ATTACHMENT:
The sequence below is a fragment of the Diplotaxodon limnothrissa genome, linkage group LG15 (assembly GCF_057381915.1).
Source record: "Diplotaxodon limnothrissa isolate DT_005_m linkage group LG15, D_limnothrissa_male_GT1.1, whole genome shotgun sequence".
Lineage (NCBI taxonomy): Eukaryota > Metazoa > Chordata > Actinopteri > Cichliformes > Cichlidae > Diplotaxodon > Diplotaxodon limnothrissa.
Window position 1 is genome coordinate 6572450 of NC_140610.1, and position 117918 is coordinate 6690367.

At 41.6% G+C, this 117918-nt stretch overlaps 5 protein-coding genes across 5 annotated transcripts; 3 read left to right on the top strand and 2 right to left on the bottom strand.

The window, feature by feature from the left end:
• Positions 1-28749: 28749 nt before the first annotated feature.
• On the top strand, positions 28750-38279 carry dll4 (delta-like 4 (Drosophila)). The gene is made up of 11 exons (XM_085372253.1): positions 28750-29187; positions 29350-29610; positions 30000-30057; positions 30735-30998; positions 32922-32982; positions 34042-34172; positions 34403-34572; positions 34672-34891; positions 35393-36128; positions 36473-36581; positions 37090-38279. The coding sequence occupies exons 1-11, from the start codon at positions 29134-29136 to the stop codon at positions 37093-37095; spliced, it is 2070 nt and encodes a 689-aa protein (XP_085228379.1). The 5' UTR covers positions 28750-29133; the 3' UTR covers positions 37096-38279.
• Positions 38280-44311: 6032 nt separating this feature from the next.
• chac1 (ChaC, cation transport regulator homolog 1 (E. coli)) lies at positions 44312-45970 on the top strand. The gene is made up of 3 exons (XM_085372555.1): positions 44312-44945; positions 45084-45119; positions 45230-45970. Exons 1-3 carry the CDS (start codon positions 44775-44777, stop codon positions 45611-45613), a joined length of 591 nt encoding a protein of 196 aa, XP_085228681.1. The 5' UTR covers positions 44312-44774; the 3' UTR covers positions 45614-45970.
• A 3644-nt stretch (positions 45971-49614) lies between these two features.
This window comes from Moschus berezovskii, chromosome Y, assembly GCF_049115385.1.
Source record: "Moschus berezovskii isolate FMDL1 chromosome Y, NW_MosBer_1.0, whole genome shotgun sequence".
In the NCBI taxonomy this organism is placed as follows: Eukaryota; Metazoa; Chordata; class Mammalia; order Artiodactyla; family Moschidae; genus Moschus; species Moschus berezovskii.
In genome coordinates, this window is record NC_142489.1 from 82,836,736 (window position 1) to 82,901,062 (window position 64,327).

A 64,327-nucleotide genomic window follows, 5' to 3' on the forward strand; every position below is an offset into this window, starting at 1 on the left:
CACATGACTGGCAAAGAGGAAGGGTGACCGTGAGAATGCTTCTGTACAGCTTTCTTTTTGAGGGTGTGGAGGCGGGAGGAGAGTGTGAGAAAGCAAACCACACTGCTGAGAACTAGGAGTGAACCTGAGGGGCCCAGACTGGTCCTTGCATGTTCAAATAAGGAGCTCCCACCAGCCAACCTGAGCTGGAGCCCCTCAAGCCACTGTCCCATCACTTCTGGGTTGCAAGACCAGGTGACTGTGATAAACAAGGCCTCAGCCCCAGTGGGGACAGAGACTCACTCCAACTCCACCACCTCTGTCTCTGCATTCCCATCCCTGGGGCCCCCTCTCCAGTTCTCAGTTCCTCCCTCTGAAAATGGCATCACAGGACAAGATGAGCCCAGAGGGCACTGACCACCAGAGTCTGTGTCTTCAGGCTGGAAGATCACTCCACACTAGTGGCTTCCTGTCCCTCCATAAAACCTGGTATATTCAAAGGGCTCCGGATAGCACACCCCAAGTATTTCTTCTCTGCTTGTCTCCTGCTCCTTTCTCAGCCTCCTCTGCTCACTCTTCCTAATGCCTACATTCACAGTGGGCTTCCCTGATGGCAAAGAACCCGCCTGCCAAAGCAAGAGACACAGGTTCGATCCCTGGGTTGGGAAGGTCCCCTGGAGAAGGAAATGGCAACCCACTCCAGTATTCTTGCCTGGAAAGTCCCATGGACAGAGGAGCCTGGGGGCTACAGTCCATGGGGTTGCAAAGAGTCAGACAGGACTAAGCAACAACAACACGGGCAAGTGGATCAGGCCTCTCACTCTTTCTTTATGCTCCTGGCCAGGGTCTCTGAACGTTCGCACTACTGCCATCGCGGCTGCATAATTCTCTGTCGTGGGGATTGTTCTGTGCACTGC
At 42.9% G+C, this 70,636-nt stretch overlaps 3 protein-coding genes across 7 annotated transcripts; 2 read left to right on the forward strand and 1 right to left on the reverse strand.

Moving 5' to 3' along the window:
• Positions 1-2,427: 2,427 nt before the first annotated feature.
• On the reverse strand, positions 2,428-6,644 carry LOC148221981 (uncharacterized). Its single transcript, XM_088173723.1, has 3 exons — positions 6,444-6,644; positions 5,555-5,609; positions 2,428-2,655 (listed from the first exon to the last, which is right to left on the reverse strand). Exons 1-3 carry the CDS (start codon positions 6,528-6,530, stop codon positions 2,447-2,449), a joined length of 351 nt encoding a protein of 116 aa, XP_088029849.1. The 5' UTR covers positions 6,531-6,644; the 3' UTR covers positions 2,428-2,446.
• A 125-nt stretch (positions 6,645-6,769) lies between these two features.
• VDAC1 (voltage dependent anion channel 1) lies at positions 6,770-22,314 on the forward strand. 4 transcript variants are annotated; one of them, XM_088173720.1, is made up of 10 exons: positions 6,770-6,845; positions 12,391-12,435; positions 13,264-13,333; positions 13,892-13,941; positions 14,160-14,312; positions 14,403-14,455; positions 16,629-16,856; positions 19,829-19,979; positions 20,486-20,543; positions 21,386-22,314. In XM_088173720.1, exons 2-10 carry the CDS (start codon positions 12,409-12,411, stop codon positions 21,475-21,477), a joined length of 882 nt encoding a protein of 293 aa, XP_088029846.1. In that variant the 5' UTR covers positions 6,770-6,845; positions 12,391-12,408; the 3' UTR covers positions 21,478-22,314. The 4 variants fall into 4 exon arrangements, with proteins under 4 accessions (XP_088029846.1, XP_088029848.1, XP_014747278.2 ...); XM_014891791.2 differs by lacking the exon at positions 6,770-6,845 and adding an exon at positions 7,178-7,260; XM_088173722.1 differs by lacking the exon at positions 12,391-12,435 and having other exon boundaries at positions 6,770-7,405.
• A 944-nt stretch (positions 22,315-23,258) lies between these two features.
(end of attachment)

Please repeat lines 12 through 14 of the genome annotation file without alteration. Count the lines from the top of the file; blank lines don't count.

This window comes from Moschus berezovskii, chromosome Y, assembly GCF_049115385.1.
Source record: "Moschus berezovskii isolate FMDL1 chromosome Y, NW_MosBer_1.0, whole genome shotgun sequence".
In the NCBI taxonomy this organism is placed as follows: Eukaryota; Metazoa; Chordata; class Mammalia; order Artiodactyla; family Moschidae; genus Moschus; species Moschus berezovskii.